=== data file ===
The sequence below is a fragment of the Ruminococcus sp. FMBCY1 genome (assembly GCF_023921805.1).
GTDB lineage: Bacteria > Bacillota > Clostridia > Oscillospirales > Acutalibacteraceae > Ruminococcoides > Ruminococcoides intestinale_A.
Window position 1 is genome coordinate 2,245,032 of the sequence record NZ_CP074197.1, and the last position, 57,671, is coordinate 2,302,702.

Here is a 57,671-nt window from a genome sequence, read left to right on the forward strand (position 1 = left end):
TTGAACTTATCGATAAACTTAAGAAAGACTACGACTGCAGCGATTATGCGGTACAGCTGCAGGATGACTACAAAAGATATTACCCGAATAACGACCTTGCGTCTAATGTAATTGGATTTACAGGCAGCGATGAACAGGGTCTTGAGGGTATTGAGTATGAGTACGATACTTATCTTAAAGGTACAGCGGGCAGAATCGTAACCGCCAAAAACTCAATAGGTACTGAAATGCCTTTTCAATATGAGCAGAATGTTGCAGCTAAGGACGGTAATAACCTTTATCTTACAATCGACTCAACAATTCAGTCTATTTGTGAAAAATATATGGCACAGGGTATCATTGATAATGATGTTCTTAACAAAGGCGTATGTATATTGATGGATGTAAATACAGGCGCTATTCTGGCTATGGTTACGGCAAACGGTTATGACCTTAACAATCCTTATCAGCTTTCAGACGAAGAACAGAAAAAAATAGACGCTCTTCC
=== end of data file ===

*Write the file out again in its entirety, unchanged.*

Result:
The sequence below is a fragment of the Ruminococcus sp. FMBCY1 genome (assembly GCF_023921805.1).
GTDB lineage: Bacteria > Bacillota > Clostridia > Oscillospirales > Acutalibacteraceae > Ruminococcoides > Ruminococcoides intestinale_A.
Window position 1 is genome coordinate 2,245,032 of the sequence record NZ_CP074197.1, and the last position, 57,671, is coordinate 2,302,702.

Here is a 57,671-nt window from a genome sequence, read left to right on the forward strand (position 1 = left end):
TTGAACTTATCGATAAACTTAAGAAAGACTACGACTGCAGCGATTATGCGGTACAGCTGCAGGATGACTACAAAAGATATTACCCGAATAACGACCTTGCGTCTAATGTAATTGGATTTACAGGCAGCGATGAACAGGGTCTTGAGGGTATTGAGTATGAGTACGATACTTATCTTAAAGGTACAGCGGGCAGAATCGTAACCGCCAAAAACTCAATAGGTACTGAAATGCCTTTTCAATATGAGCAGAATGTTGCAGCTAAGGACGGTAATAACCTTTATCTTACAATCGACTCAACAATTCAGTCTATTTGTGAAAAATATATGGCACAGGGTATCATTGATAATGATGTTCTTAACAAAGGCGTATGTATATTGATGGATGTAAATACAGGCGCTATTCTGGCTATGGTTACGGCAAACGGTTATGACCTTAACAATCCTTATCAGCTTTCAGACGAAGAACAGAAAAAAATAGACGCTCTTCC